a 10th-11th century longquan stoneware vase from zhejiang province, during the song dynasty.under the succeeding tang and song dynasties, chinese technology and culture reached its zenith. the song dynasty was the first government in world history to issue paper money and the first chinese polity to establish a permanent standing navy. between the 10th and 11th centuries, the population of china doubled in size. this growth came about through expanded rice cultivation in central and southern china, and the production of abundant food surpluses. within its borders, the northern song dynasty had a population of some 100 million people. the song dynasty was a culturally rich period in china for the arts, philosophy, and social life. landscape art and portrait paintings were brought to new levels of maturity and complexity after the tang dynasty, and social elites gathered to view art, share their own, and make trades of precious artworks. philosophers such as cheng yi and chu hsi reinvigorated confucianism with new commentary, infused buddhist ideals, and emphasized a new organization of classic texts that brought about the core doctrine of neo-confucianism.

in 1271, the mongol leader and the fifth khagan of the mongol empire kublai khan established the yuan dynasty, with the last remnant of the song dynasty falling to the yuan in 1279. a peasant named zhu yuanzhang overthrew the mongols in 1368 and founded the ming dynasty. ming dynasty thinkers such as wang yangming would further critique and expand neo-confucianism with ideas of individualism and innate morality that would have tremendous impact on later japanese thought. chosun korea also became a nominal vassal state of ming china and adopted much of its neo-confucian bureaucratic structure. china's capital was moved from nanjing to beijing during the early ming dynasty. the ming fell to the manchus in 1644, who then established the qing dynasty. an estimated 25 million people died during the manchu conquest of the ming dynasty (1616–1644).[11]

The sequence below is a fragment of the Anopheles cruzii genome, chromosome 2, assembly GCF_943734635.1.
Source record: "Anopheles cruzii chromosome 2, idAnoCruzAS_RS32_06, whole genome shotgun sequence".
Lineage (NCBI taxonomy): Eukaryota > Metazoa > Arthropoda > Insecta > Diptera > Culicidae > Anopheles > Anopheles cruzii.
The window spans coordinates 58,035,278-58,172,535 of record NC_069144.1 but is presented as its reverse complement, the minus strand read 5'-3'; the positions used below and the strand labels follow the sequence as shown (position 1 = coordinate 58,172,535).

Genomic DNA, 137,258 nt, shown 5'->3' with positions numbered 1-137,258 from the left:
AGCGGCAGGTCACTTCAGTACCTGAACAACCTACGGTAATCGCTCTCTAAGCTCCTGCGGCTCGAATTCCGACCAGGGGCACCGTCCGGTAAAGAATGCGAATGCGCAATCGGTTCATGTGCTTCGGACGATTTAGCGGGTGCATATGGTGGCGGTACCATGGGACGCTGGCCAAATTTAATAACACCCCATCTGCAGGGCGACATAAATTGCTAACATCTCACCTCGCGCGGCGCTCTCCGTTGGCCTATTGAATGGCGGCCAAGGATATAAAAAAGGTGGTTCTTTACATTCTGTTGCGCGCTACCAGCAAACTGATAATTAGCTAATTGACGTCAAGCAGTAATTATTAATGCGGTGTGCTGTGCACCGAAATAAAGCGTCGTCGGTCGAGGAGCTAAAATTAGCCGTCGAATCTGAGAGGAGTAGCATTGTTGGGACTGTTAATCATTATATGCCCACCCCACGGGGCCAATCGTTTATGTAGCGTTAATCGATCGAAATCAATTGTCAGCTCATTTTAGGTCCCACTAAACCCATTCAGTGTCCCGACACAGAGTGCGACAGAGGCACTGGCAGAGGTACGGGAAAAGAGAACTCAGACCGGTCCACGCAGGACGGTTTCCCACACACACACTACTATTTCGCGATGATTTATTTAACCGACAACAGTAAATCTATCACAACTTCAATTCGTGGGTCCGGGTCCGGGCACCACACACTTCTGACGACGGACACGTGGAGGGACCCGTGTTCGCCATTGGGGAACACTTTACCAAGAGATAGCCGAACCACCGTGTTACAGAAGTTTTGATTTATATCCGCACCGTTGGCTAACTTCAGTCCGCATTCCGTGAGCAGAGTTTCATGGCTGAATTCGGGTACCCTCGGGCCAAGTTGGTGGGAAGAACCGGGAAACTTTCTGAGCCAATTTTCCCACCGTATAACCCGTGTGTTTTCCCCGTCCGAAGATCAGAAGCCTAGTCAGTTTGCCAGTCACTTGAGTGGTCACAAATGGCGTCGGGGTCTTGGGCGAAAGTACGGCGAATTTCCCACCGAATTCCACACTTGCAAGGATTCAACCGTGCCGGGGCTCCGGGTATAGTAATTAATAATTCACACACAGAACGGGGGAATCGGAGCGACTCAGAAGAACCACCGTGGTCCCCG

the qing dynasty, which lasted until 1912, was the last dynasty in china. in the 19th century the qing dynasty adopted a defensive posture towards european imperialism, even though it engaged in imperialistic expansion into central asia itself. at this time china awoke to the significance of the rest of the world, in particular the west. as china opened up to foreign trade and missionary activity, opium produced by british india was forced onto qing china. two opium wars with britain weakened the emperor's control.

one result was the taiping civil war, which lasted from 1851 to 1862. it was led by hong xiuquan, who was partly influenced by a misinterpretation of christianity. hong believed himself to be the son of god and the younger brother of jesus. although the qing forces were eventually victorious, the civil war was one of the bloodiest in human history, costing at least twenty million lives (more than the total number of fatalities in the first world war), with some estimates of up to two hundred million. other costly rebellions followed the taiping rebellion, such as the punti-hakka clan wars (1855–1867), nien rebellion (1851–1868), muslim rebellion (1862–1877), panthay rebellion (1856–1873) and the miao rebellion (1854–1873).[12][13] these rebellions resulted in an estimated loss of several million lives each and led to disastrous results for the economy and the countryside.[14][15][16] the flow of british opium hastened the empire's decline.